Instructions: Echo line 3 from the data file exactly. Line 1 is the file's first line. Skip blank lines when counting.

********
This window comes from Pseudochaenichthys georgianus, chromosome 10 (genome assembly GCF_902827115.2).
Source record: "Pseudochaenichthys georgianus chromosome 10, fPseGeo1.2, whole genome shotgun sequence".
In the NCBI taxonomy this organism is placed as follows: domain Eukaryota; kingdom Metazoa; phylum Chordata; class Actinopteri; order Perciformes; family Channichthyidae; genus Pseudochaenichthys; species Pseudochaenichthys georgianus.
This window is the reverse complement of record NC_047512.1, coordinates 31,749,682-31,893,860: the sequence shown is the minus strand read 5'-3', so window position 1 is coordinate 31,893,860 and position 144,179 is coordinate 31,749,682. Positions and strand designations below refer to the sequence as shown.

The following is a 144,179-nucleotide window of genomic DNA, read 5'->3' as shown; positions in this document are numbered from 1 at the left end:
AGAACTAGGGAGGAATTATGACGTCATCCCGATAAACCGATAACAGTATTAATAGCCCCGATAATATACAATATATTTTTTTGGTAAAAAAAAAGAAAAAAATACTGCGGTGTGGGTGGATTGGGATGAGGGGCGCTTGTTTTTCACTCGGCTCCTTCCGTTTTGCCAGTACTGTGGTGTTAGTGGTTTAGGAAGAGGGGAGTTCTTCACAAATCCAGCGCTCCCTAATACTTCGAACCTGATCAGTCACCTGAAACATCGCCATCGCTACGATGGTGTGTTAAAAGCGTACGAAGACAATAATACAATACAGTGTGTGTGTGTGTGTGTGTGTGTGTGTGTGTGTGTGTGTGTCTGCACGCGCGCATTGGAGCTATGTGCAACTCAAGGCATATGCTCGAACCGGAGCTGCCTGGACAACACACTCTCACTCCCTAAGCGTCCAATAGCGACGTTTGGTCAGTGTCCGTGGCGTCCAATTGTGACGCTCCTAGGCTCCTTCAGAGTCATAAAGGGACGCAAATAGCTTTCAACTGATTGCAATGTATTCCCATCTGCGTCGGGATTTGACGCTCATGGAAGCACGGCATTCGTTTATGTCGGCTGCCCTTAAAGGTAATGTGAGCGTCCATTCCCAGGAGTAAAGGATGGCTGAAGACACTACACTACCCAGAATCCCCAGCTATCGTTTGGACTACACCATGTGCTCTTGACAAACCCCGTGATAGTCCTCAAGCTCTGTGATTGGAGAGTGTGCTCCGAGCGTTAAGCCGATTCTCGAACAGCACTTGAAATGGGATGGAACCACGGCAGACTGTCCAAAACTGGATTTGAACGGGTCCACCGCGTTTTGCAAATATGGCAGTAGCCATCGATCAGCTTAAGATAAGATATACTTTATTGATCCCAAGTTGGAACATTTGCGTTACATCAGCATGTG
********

In the NCBI taxonomy this organism is placed as follows: domain Eukaryota; kingdom Metazoa; phylum Chordata; class Actinopteri; order Perciformes; family Channichthyidae; genus Pseudochaenichthys; species Pseudochaenichthys georgianus.